There are many different types of weedkiller available on the market – but which one should you choose? The different types can be split into two basic groups – selective and non-selective. Selective weedkiller will target a specific group of plants and non-specific weedkiller will kill all plant life it comes into contact with. This article will explain when non-selective weedkiller should be used and how it works.

Non-selective weedkiller can be further categorised into three groups – residual, contact and systemic – although some products in these categories overlap and could be classed as being in two groups.

Residual non-selective weedkiller should be used when you are looking to clear paths and gravel of weeds. This type of weedkiller remains in the soil, sometimes for months and even years, and kills all germinating seeds and shoots from roots that may be lying dormant in readiness for spring when they will attack! Residual weedkiller is absorbed by the roots of germinating seeds and existing roots of plants and kills it from within, using various methods from stopping photosynthesis to reducing cell growth meaning seeds will not germinate.

If you are looking to clear a large patch of land quickly, possibly prior to sowing or planting the weedkiller you require falls into the ‘contact’ category. For this type of weedkiller to work it must land directly onto the plant you are trying to kill, it will not destroy the roots of plants which appear every year but if used regularly these plants will be easily removed from the soil. ‘Contact’ weedkiller also works in various ways – some variants destroy green plant tissue immediately on contact, some attack the walls of the plant cells causing rapid dehydration and others prevent photosynthesis.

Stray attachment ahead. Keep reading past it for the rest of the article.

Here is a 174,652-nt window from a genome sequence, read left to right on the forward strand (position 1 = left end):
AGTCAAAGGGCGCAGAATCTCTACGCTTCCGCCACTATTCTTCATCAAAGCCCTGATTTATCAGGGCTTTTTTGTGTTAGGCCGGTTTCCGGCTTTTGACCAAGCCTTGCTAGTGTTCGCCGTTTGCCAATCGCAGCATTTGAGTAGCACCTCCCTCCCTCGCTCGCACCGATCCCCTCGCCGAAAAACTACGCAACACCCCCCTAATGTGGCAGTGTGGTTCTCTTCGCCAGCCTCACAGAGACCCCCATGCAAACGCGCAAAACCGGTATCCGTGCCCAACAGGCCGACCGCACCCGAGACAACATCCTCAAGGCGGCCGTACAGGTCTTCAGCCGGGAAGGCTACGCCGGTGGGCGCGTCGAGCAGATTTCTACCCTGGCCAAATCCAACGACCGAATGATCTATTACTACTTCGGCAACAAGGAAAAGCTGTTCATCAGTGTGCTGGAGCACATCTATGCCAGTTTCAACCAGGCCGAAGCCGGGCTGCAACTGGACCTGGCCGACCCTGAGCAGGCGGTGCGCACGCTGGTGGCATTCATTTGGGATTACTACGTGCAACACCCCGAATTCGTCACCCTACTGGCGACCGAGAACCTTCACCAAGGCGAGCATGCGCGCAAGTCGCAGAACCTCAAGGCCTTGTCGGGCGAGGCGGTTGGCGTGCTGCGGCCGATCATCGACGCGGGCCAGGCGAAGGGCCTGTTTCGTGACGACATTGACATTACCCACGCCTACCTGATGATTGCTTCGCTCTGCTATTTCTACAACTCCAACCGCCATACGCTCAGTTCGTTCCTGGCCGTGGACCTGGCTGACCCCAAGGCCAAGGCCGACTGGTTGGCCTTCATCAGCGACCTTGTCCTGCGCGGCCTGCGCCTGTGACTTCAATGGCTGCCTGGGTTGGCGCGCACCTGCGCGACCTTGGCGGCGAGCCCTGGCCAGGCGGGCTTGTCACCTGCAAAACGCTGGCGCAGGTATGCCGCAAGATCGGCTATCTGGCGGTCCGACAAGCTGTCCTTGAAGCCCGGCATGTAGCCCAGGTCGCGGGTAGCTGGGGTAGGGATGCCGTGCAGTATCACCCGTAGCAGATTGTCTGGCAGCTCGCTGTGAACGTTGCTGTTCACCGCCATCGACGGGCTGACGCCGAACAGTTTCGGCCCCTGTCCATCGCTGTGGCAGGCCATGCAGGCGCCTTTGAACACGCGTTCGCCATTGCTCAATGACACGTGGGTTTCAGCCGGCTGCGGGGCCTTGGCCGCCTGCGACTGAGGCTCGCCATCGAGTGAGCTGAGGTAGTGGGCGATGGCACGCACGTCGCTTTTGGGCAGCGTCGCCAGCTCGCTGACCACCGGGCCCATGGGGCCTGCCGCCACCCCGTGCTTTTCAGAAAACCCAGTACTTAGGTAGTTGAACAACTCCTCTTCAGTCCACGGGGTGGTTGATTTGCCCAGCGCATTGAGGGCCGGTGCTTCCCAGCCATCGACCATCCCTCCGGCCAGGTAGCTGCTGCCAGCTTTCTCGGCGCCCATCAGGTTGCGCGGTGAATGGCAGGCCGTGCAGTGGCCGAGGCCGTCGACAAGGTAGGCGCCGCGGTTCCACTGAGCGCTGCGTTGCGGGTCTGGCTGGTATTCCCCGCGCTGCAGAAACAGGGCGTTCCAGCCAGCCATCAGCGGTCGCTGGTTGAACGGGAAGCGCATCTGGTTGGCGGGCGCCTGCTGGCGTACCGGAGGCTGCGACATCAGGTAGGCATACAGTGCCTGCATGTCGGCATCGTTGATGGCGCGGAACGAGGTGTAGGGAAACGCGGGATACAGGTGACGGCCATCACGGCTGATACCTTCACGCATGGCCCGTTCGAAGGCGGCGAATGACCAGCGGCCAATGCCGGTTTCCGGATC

The final category within the non-selective weedkiller group – systemic – should be used when clearing weeds that are well established, this type of weedkiller is also beneficial for the removal of old tree stumps which may have become a nuisance. Systemic weedkiller is absorbed by the foliage of the plant and then transported down through the rest of the rest of the plant all the way to the roots destroying it as it goes. This type of weedkiller should only be used if you are willing to wait for the effects to occur as it can take up to two to three weeks to completely work. Before using this systemic type of weedkiller you should also remove any seeds that are on the plant before application as the chemicals in the weedkiller may not reach them before they spread and therefore may start growing elsewhere. When using this type of weedkiller to kill tree roots, holes should be drilled into the stumps and the weedkiller poured into the holes.

So if you are looking to clear a path, gravelled area, a large patch of land before cropping or need to get rid of old tree stumps then a non-selective weed killers is what you require. Please also be aware that all types of weed killers can be dangerous so be sure to read all safety instructions before using and follow them carefully to ensure the safety of yourself, your family and your pets.

Author's Bio: 

An expert article author with knowledge on mnay subjects ranging from energy efficiency to gardening!